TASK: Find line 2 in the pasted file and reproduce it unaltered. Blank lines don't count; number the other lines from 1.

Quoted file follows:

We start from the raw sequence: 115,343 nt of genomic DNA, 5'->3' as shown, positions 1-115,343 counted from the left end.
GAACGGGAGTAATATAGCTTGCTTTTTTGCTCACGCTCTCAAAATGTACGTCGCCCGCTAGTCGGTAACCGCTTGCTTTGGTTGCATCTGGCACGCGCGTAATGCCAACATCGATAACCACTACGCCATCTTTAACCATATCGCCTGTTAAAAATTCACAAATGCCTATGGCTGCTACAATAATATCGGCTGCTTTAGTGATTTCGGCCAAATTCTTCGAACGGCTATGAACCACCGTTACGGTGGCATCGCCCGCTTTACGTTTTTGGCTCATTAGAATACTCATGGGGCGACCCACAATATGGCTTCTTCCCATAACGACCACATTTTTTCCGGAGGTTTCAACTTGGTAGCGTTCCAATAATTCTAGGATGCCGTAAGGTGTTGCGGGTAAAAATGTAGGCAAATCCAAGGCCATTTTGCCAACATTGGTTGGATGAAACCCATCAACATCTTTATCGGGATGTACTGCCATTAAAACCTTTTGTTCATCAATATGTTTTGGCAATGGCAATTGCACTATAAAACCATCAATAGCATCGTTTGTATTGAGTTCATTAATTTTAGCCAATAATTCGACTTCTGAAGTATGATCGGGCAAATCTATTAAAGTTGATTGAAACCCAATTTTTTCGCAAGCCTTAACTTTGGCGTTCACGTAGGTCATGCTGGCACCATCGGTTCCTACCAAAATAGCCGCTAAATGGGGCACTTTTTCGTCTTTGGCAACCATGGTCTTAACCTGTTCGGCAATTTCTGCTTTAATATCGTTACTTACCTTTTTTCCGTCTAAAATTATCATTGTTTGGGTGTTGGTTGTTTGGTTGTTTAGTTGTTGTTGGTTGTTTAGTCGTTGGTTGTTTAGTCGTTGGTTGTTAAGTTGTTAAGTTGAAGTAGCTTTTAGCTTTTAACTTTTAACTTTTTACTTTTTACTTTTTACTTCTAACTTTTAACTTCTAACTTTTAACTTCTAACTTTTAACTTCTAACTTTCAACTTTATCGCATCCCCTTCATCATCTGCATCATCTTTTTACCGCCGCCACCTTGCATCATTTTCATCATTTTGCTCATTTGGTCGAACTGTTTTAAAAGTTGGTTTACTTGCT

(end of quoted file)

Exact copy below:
GAACGGGAGTAATATAGCTTGCTTTTTTGCTCACGCTCTCAAAATGTACGTCGCCCGCTAGTCGGTAACCGCTTGCTTTGGTTGCATCTGGCACGCGCGTAATGCCAACATCGATAACCACTACGCCATCTTTAACCATATCGCCTGTTAAAAATTCACAAATGCCTATGGCTGCTACAATAATATCGGCTGCTTTAGTGATTTCGGCCAAATTCTTCGAACGGCTATGAACCACCGTTACGGTGGCATCGCCCGCTTTACGTTTTTGGCTCATTAGAATACTCATGGGGCGACCCACAATATGGCTTCTTCCCATAACGACCACATTTTTTCCGGAGGTTTCAACTTGGTAGCGTTCCAATAATTCTAGGATGCCGTAAGGTGTTGCGGGTAAAAATGTAGGCAAATCCAAGGCCATTTTGCCAACATTGGTTGGATGAAACCCATCAACATCTTTATCGGGATGTACTGCCATTAAAACCTTTTGTTCATCAATATGTTTTGGCAATGGCAATTGCACTATAAAACCATCAATAGCATCGTTTGTATTGAGTTCATTAATTTTAGCCAATAATTCGACTTCTGAAGTATGATCGGGCAAATCTATTAAAGTTGATTGAAACCCAATTTTTTCGCAAGCCTTAACTTTGGCGTTCACGTAGGTCATGCTGGCACCATCGGTTCCTACCAAAATAGCCGCTAAATGGGGCACTTTTTCGTCTTTGGCAACCATGGTCTTAACCTGTTCGGCAATTTCTGCTTTAATATCGTTACTTACCTTTTTTCCGTCTAAAATTATCATTGTTTGGGTGTTGGTTGTTTGGTTGTTTAGTTGTTGTTGGTTGTTTAGTCGTTGGTTGTTTAGTCGTTGGTTGTTAAGTTGTTAAGTTGAAGTAGCTTTTAGCTTTTAACTTTTAACTTTTTACTTTTTACTTTTTACTTCTAACTTTTAACTTCTAACTTTTAACTTCTAACTTTTAACTTCTAACTTTCAACTTTATCGCATCCCCTTCATCATCTGCATCATCTTTTTACCGCCGCCACCTTGCATCATTTTCATCATTTTGCTCATTTGGTCGAACTGTTTTAAAAGTTGGTTTACTTGCT